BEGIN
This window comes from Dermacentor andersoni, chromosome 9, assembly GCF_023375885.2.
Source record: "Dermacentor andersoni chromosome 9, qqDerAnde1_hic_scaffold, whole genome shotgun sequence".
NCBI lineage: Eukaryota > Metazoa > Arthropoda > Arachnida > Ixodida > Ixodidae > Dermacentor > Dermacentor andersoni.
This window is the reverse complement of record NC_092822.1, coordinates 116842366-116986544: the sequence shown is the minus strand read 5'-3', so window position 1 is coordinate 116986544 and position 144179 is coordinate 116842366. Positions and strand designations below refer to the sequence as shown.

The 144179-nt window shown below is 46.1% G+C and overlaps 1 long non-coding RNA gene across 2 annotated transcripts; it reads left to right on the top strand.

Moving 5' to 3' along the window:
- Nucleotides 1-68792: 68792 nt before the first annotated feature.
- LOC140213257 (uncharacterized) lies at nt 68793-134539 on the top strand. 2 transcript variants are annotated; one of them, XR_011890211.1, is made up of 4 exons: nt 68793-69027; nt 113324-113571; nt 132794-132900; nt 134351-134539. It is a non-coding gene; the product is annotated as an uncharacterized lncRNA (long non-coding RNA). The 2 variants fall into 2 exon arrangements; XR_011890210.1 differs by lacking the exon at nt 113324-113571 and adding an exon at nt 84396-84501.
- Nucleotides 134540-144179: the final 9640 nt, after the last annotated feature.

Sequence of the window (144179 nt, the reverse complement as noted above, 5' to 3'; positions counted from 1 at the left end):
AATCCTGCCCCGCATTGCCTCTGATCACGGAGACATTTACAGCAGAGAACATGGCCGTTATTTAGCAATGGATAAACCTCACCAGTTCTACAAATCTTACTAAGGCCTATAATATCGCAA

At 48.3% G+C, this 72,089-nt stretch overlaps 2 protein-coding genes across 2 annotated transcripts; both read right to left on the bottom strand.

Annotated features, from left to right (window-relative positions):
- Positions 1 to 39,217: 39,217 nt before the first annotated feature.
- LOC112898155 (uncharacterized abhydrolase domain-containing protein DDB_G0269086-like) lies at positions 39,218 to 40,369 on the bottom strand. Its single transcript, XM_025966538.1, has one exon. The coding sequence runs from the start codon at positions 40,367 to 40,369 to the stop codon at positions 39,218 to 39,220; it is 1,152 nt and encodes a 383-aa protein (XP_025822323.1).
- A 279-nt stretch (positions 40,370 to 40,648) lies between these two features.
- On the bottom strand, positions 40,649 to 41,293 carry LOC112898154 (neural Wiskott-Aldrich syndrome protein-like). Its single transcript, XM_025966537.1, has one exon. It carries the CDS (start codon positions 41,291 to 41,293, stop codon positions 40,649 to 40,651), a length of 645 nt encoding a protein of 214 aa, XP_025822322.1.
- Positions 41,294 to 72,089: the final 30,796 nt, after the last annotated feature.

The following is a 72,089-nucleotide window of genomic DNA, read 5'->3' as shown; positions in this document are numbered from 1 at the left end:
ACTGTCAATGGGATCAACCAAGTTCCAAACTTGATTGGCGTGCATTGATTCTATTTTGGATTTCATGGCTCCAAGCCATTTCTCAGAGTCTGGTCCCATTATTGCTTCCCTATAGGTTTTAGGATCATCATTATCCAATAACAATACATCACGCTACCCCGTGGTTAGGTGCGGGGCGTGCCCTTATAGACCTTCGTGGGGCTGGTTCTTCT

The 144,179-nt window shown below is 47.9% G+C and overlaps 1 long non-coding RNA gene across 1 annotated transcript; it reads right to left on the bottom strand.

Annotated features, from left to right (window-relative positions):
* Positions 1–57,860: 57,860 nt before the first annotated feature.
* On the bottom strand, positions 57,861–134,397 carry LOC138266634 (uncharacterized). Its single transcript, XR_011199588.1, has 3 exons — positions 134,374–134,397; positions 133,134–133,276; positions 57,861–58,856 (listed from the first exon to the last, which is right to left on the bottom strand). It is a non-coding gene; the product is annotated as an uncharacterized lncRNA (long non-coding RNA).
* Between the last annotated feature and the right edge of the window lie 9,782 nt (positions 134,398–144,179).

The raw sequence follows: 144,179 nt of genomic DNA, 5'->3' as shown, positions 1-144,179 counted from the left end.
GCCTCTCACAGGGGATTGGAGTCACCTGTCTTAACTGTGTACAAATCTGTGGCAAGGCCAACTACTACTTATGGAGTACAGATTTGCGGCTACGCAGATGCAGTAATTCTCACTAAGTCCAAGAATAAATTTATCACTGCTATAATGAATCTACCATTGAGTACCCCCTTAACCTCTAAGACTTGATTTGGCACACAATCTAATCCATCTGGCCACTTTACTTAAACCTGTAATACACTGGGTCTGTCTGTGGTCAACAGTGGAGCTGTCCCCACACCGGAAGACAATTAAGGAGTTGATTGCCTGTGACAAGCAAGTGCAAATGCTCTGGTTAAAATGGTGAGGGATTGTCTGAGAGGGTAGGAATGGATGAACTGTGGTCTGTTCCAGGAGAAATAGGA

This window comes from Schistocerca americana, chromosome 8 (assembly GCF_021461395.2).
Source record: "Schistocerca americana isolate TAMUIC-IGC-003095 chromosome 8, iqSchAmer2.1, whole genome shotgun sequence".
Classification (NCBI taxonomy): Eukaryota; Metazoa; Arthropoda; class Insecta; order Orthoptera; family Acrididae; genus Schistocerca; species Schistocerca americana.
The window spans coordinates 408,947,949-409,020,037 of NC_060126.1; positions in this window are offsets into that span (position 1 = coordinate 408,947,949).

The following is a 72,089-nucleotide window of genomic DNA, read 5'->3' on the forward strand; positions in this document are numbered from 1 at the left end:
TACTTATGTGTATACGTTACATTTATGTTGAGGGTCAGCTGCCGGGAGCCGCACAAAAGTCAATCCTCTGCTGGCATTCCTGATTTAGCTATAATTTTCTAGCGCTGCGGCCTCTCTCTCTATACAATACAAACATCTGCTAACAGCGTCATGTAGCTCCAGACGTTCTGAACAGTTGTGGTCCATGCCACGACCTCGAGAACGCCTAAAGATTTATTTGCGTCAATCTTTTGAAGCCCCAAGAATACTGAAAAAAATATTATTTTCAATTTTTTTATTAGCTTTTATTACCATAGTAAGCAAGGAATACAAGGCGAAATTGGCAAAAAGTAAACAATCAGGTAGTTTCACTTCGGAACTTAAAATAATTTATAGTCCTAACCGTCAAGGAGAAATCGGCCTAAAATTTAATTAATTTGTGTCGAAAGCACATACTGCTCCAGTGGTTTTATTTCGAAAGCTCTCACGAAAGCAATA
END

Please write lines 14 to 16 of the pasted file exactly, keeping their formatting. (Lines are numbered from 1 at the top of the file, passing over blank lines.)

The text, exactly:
- Positions 1 to 39,217: 39,217 nt before the first annotated feature.
- LOC112898155 (uncharacterized abhydrolase domain-containing protein DDB_G0269086-like) lies at positions 39,218 to 40,369 on the bottom strand. Its single transcript, XM_025966538.1, has one exon. The coding sequence runs from the start codon at positions 40,367 to 40,369 to the stop codon at positions 39,218 to 39,220; it is 1,152 nt and encodes a 383-aa protein (XP_025822323.1).
- A 279-nt stretch (positions 40,370 to 40,648) lies between these two features.